Work on the high school’s third floor is nearly finished. Ceiling tiles need to be installed along with windows, which have been on back order. Contributed / Westbrook School Department

Westbrook High School should reopen for students by the end of November, according to  Superintendent Peter Lancia.

Twenty-two students in an alternative learning program, however, will continue to meet at the Community Center for the rest of the school year due to the code violations found in their classrooms after a July fire at the high school. No one was injured in the fire.

Most high schoolers started the year remotely because of extensive water damage in the building from the fire sprinklers. The cost to repair the damages has not been determined, Lancia said, but work is on track for a late November finish.

“They are referring to this as a ‘major loss,’ which is certainly over a million in damage, but we don’t have specifics on local costs yet,” Lancia told the American Journal Monday, saying he was expecting a call that day from the insurance company. Contacted Wednesday morning, Lancia said he had not yet heard from the company.   

The top floor of the wing where the fire occurred is 90% finished, awaiting ceiling tiles and windows. The second floor is about 60% complete, with ongoing electrical work in the ceilings. The first floor still has sheetrock walls and no ceilings and needs the most work.

While work crews fix the fire damages, they are also correcting the numerous minor code violations found throughout the school.

The district hopes to bring back some students ahead of late November as certain parts of the building get completely finished, but Lancia said he’ll have a better idea on that timeline once the third floor is finished.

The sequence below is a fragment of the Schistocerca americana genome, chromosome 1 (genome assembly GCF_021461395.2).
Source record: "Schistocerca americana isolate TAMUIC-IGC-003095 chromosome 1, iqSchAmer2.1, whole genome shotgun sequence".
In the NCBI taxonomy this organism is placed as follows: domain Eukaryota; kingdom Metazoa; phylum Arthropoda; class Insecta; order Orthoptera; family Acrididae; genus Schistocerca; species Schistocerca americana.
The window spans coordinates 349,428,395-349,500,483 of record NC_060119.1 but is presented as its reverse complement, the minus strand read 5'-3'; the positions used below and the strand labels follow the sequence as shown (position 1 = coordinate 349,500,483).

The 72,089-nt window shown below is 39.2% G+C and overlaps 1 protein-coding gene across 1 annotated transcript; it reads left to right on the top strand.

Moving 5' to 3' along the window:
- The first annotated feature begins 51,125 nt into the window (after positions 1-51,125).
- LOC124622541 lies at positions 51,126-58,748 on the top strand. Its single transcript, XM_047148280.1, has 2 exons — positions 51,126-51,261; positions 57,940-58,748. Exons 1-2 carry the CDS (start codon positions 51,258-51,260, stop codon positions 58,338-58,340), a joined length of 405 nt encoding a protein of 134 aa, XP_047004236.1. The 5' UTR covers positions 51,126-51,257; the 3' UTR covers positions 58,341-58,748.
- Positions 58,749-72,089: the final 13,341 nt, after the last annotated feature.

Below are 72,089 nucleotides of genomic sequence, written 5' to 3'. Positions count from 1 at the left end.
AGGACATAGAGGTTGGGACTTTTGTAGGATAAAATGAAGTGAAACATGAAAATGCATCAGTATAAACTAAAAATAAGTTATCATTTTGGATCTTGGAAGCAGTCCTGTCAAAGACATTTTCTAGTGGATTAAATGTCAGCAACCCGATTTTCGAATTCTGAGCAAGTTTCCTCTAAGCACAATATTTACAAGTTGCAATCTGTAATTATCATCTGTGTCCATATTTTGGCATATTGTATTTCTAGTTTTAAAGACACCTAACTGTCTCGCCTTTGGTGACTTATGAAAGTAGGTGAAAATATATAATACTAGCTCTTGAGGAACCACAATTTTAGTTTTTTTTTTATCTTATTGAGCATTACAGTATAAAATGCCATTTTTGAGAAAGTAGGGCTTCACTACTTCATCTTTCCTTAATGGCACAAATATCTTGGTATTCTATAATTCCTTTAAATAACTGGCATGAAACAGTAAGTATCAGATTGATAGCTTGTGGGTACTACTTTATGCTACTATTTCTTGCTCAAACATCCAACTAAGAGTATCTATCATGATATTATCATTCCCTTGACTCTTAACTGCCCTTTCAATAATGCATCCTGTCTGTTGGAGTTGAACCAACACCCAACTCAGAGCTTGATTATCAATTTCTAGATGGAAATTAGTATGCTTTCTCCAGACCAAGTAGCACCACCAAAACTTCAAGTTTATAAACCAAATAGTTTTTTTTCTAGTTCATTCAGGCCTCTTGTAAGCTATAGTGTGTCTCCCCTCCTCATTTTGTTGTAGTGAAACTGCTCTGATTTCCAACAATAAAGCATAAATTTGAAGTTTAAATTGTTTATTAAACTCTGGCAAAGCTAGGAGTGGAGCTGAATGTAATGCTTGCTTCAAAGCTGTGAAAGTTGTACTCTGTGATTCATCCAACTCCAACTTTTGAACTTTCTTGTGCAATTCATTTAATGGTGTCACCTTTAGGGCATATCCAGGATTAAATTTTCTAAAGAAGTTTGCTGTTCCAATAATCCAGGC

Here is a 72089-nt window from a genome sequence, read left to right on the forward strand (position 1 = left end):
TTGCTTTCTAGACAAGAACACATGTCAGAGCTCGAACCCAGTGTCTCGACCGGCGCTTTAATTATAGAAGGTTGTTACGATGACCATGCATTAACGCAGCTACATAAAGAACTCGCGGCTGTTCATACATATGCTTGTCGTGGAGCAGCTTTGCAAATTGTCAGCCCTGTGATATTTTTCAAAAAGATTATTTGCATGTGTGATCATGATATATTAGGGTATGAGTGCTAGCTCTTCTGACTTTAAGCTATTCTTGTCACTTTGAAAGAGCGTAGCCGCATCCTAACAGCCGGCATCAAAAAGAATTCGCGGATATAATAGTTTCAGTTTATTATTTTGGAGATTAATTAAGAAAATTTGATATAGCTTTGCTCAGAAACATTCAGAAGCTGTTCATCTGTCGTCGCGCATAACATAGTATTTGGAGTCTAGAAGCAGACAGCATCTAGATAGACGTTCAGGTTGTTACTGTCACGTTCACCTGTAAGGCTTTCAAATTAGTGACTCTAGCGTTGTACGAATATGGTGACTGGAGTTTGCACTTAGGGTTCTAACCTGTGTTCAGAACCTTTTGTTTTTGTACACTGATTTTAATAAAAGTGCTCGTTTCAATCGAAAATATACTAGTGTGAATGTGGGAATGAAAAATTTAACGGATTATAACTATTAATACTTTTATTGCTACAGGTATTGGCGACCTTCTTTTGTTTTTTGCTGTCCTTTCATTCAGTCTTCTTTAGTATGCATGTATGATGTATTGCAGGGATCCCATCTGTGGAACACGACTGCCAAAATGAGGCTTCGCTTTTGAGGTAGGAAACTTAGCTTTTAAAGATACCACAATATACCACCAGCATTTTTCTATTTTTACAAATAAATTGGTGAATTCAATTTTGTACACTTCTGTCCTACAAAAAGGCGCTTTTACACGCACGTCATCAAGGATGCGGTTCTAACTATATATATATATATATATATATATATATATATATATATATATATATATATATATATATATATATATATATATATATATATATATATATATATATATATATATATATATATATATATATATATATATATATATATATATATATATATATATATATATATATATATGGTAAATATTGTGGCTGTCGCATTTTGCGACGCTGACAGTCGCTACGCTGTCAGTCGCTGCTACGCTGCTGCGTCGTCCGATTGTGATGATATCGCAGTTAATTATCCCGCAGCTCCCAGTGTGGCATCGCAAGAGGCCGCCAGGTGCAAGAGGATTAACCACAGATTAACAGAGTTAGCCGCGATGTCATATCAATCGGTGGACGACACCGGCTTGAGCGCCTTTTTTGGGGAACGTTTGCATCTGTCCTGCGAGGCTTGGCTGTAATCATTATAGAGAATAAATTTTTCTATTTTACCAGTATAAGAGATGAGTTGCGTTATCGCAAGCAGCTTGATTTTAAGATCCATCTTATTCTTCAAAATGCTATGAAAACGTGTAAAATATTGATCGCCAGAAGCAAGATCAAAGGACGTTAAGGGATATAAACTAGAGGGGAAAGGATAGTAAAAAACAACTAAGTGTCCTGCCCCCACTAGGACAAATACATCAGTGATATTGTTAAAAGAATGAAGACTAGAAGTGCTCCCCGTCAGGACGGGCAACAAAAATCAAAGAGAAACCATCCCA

Fire department and code enforcement officials will have the final say on when students will be allowed back in the building.

Code violations found in the COMPASS alternative learning program classrooms, in a separate building that was not damaged in the fire, are too costly to repair, Lancia said. The administration is looking for an alternative space, but students in the Creating Opportunities through Multiple Pathways for Academic and Social Success program will be taught at the Community Center for the remainder of the year.

According to a report from the code enforcement office, the converted classrooms did not meet building code requirements for classrooms and lacked proper water supplies, though it had plumbing.

Lancia said COMPASS moved to that building about five to seven years ago and he could not recall when the structure was built.

The program’s at-risk students thrive in a contained environment that is separate from the actual school building, so it is crucial to find a separate space for them, he said, and a permanent place at the Community Center is a possibility.

Because of the high school fire, the Community Center already is hosting about 60 students from four special education programs and COMPASS program. Those classes have been going well, according to co-principal Patrick Colgan and teacher Sarah Anthony.

“A lot of our alternative education really focuses on building relationships, which we couldn’t do well remotely,” said Anthony, who works with COMPASS students.

The space at the community center – four classes, a kitchen converted to an office and an overflow room for students participating in remote classes – has made a big difference for students, she said.

A lot of the areas, she said, are bigger than what the students are used to and the nearby services at the Community Center are great resources.

“The kids seem happier. During the pandemic a lot of them struggled with schooling and I felt like they were losing hope in it, but that has come back,” Anthony said. 

The wiring in the ceilings are fastened, as opposed to the previous mess of wires and code violations found after the July fire. Contributed / Westbrook School Department


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